Picking tomatoes in my aunt's garden in Lancaster, PA in August.  Gorgeous, aren't they?  These are all different types of tomatoes!

Stopping by random farm stands in Lancaster County, where lovely blooms, fresh vegetables, and home-baked treats were being sold by a rather eccentric city lady newly relocated to the country.  I love characters like these, and the tarts she'd baked were delicious!

Baking the wedding cupcakes for my dear friends Anna and Willie, who got married in August.

Monday, August 22, 2011

Rustic Cherry Tarts in Cardamom Pastry

Remember these?  This is the bowl of halved, and then slightly sugared cherries that resulted from my kitchen exploits last week, as I figured out how to prepare cherries for tarts using the materials I happened to have on hand in my kitchen.

I did, indeed, actually make those tarts later that day, using a concoction of flavors that's been in my head for months now.  Basically the combination of cherry and cardamom.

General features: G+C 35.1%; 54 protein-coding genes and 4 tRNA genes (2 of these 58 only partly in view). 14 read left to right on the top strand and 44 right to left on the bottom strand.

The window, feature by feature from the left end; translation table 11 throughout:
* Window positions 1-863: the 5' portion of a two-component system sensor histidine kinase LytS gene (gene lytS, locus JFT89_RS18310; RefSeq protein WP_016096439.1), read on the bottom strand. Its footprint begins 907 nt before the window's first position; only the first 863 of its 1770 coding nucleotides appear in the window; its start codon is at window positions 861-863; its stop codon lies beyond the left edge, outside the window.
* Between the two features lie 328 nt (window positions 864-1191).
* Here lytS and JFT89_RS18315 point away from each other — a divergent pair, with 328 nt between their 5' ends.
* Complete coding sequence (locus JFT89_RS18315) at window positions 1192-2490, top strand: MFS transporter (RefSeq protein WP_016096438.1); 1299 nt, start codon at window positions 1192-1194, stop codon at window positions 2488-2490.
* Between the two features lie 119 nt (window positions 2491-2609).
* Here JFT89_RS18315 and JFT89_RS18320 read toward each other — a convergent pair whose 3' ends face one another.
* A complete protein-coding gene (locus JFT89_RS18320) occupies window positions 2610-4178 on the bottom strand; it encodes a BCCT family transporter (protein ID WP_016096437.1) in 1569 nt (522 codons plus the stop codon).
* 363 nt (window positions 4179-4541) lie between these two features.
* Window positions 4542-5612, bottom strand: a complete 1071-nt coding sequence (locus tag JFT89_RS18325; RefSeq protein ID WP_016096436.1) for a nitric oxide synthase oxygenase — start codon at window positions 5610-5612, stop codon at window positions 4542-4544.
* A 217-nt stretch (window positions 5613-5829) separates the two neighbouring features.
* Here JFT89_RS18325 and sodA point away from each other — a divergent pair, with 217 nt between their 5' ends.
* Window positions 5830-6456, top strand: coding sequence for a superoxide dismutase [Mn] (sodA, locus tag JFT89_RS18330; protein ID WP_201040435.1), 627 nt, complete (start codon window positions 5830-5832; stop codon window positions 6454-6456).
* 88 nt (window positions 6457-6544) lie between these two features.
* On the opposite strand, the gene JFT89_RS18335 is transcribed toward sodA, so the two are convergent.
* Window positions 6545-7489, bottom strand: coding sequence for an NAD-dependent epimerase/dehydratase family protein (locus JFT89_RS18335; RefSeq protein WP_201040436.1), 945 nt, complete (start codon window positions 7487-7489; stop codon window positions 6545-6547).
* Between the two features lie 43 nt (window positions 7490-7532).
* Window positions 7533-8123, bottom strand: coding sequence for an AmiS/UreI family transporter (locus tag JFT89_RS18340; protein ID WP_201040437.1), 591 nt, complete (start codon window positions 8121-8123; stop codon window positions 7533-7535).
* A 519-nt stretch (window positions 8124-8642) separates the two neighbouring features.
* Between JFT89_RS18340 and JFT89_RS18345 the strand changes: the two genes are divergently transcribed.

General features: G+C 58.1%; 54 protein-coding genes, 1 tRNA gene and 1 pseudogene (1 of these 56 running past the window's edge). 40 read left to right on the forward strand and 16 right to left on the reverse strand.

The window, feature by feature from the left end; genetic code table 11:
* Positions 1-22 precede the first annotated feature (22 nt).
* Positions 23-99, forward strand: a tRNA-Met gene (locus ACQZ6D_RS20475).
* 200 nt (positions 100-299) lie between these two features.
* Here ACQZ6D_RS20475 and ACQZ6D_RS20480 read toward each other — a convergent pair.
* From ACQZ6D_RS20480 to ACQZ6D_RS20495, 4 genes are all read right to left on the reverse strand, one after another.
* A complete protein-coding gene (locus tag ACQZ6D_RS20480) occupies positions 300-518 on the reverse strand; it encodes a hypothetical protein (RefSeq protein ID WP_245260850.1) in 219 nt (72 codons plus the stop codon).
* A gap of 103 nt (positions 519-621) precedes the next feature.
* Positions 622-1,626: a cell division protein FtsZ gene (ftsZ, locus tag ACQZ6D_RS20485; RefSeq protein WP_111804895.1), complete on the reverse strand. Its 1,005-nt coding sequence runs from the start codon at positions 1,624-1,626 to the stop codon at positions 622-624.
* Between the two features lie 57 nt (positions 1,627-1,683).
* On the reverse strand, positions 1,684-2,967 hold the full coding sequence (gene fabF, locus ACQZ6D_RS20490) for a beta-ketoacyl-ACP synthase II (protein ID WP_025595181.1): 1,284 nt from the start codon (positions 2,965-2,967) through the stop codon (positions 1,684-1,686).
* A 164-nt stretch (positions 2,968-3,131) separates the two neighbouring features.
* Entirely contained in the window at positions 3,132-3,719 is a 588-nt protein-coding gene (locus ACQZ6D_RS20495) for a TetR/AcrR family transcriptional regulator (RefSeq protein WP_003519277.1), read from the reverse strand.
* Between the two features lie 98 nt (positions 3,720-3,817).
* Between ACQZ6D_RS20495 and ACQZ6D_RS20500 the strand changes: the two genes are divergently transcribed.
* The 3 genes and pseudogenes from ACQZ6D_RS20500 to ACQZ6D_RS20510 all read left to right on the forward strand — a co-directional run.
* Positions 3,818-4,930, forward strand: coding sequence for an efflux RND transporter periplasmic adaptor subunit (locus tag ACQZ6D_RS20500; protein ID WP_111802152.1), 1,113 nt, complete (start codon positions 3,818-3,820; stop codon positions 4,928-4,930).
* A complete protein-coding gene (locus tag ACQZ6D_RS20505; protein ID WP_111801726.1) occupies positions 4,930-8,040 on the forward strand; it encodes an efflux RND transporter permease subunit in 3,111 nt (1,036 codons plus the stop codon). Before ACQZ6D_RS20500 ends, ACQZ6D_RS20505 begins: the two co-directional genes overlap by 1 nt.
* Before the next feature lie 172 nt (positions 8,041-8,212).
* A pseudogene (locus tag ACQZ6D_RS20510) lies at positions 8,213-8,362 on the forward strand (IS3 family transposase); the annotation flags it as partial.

Cardamom, you are a complicated spice and I must admit that I don't fully understand you right now.  You have an exotic name, and I rather like your speckled-y soft appearance, and your scent, like a flower's, then like a medicine's, then sweet, then spicy ... well - it's all very intriguing.  And I can't quite figure it out, but I want to spend some time with you and find out more.   

These tarts look simple enough, right?  Make a pate brise, toss some cherries in the center and fold into tarts, right?